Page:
How Brass is Made and Why it Continues to be Useful(define stiffness Ernest)

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Brass is a metal alloy made up of copper and zinc that has been used for centuries thanks to its versatile properties. The proportion of copper to zinc can vary, resulting in different types of brass to suit various applications. Brass is highly malleable, durable, and corrosion resistant while also being relatively affordable. It is these characteristics that have ensured brass remains a popular material in manufacturing, musical instruments, plumbing, architecture, currency, and more.
Brass Production Process
The production of brass begins with the mining and processing of its constituent metals, copper and zinc. Copper is typically extracted from large open-pit mines before being crushed, concentrated, and smelted into copper matte. Further refining through processes like electrolytic refining and electrowinning produce 99.99% pure copper.
Zinc is mainly produced from zinc blende through froth flotation techniques. The zinc concentrate is then roasted to remove sulfur before being smelted to remove iron and other impurities. Electrowinning or distillation refines the zinc further into its pure metal form.
Once refined, the appropriate amounts of copper and zinc are measured out and melted together in a furnace to produce brass. The percentage of copper and zinc can vary based on the type of brass required. Common compositions include:
- 35% zinc - 65% copper: Architectural brass
- 37% zinc - 63% copper: Yellow brass
- 15% zinc - 85% copper: Red brass
- 45% zinc - 55% copper: High brass
Adding additional elements like silicon, aluminum, lead, or arsenic can enhance certain properties in the brass depending on the application. The molten brass can then be cast into ingots, sheets, rods, pipes, and wires.
Brass Uses and Applications
Thanks to its attractive gold-like sheen, malleability, machinability, and corrosion resistance, brass has been used in jewelry, decorations, utensils, and more since antiquity. Here are some of its major modern applications:
Plumbing and Fittings: Brass is the most popular material for plumbing fixtures and pipework. Its corrosion resistance makes it ideal for potable water transport while its machinability allows precise threading and compression fittings.
Electrical Equipment: Brass hardware components like screws, nuts, terminals, and relay housings provide electrical conductivity and corrosion resistance in power distribution systems, electronics, and more.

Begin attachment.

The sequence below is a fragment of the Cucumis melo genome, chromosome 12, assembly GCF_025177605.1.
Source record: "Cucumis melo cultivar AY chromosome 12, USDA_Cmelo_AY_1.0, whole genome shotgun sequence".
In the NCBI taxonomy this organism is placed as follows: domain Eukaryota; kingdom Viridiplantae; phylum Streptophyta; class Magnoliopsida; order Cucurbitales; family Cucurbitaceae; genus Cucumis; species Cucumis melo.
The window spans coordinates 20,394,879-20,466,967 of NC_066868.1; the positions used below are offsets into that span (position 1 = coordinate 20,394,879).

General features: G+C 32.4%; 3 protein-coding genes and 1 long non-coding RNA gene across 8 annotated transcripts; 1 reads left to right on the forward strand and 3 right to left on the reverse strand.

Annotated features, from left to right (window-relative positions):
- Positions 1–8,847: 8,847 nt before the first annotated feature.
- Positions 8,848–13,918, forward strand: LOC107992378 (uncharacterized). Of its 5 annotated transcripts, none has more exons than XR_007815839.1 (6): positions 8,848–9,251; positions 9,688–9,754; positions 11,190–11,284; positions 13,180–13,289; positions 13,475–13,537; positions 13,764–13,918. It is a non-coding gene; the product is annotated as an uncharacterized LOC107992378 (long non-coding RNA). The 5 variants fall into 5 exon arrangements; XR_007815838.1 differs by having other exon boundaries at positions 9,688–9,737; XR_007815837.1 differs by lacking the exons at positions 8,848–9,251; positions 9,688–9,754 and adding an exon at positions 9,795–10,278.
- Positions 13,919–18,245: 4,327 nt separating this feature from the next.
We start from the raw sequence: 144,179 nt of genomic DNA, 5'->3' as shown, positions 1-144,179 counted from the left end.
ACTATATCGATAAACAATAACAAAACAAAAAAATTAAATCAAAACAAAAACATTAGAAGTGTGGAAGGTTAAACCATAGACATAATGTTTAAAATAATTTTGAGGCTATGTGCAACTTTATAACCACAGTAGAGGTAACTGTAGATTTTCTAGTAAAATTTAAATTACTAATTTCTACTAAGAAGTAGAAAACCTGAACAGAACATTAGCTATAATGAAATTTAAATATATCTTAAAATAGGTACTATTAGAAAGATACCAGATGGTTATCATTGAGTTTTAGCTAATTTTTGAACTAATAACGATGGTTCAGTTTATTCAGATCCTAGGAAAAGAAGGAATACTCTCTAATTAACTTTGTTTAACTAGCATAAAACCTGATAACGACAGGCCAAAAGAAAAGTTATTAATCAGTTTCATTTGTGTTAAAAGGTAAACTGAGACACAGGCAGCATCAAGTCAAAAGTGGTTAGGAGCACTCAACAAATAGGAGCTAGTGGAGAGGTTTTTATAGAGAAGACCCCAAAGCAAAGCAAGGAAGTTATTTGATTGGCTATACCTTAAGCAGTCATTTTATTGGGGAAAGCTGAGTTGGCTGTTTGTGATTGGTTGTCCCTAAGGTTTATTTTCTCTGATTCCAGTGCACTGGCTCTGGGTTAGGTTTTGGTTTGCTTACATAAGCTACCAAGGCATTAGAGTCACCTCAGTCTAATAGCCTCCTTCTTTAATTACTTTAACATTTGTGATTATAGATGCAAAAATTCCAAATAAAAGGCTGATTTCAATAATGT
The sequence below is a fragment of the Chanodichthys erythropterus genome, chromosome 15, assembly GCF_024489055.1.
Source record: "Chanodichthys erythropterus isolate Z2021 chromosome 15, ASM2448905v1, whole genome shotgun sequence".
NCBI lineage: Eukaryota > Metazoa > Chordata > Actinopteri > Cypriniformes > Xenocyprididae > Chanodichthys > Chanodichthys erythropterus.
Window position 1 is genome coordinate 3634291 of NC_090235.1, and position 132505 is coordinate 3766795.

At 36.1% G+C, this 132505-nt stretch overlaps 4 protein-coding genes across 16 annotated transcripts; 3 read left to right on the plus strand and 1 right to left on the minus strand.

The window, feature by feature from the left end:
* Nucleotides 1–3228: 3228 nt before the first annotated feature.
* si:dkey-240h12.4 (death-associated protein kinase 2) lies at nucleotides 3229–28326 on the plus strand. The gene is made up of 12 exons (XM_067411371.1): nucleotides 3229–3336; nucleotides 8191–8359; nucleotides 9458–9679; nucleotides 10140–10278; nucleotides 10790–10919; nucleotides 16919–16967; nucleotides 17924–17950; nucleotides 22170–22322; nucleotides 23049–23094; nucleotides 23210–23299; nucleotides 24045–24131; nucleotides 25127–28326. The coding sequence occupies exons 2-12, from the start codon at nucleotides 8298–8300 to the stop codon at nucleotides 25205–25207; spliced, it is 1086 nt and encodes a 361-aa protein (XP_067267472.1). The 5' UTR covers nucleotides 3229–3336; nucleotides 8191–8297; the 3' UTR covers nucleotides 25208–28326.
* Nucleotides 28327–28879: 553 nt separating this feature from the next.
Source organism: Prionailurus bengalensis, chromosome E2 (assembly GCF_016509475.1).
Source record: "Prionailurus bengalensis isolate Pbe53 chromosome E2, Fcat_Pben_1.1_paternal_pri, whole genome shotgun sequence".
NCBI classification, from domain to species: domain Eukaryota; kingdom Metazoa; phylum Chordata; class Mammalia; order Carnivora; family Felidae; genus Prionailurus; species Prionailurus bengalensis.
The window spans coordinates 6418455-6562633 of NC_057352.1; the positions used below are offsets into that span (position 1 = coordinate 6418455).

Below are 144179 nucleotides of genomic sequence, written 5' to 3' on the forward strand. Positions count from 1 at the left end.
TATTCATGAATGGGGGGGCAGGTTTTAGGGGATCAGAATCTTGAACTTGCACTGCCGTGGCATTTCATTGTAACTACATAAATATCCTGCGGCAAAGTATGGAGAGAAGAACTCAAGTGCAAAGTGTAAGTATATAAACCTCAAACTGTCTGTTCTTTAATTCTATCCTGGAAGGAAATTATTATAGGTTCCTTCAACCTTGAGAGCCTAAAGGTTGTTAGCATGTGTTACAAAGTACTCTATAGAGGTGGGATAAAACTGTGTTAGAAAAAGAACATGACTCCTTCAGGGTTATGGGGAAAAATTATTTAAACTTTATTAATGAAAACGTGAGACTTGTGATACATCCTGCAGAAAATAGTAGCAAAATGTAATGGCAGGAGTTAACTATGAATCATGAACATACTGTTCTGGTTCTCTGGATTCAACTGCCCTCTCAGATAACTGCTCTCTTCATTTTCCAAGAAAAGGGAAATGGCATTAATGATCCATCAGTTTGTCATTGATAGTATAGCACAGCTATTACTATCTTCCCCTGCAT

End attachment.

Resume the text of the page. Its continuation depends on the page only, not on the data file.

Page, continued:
Automotive Parts: Radiators, bearings, bushings, brake components, and decorative trim in automobiles and motorcycles are often made of brass alloys. Their strength and wear resistance is valuable in high-stress applications.
Architecture: Brass fixtures like door handles, kick plates, railings, and lighting add aesthetic appeal and durability to buildings. The antibacterial properties of brass also make it useful in high traffic areas.
Ammunition and Weaponry: Cartridge cases, bullets, shotgun shells, and other firearm components rely on the strength, corrosion resistance, and malleability of brass. It also provides a softer interface between the firing pin and cartridge primer.
Musical Instruments: Brass instruments naturally get their name and sound from skillfully shaped brass components. Valves, tubing, bells, and mouthpieces must resonate cleanly when playing specific pitches and timbres.
Currency: The gold-like appearance and electrical conductivity of brass have made it a common coinage metal. The abrasion-resistance and antibacterial quality also help coins maintain integrity during handling.
Cost of Brass
As a metal alloy, brass derives its cost from the prices of copper and zinc on commodity markets. At present, copper trades around $4.50 per pound while zinc sits around $1.50 per pound. So the raw material cost for brass is approximately $6 per pound.
Additional costs are incurred in the production process including energy, labor, maintenance, and transportation. Different brass compositions and product shapes also influence the final pricing. On average, brass costs between $7-10 per pound with specialized alloys reaching $15 per pound or more.
Comparing to other popular metals:
- Aluminum: $1.70 per pound
- Stainless Steel: $2.50 per pound
- Copper: $4.50 per pound
- Brass: $7-10 per pound
So brass is approximately 3-4 times more expensive than aluminum and 2-3 times more than stainless steel. But it remains competitively priced compared to pure copper while offering benefits like corrosion resistance, hardness, and attractive aesthetics.
The continued use of brass in both traditional and high-tech applications speaks to its versatility as an alloy. Advancements in production and alloying processes will ensure brass remains relevant into the foreseeable future. Its unique combination of strength, workability, electrical conductivity, and appearance at a reasonable price point make it a valuable engineering and design material. CNC Milling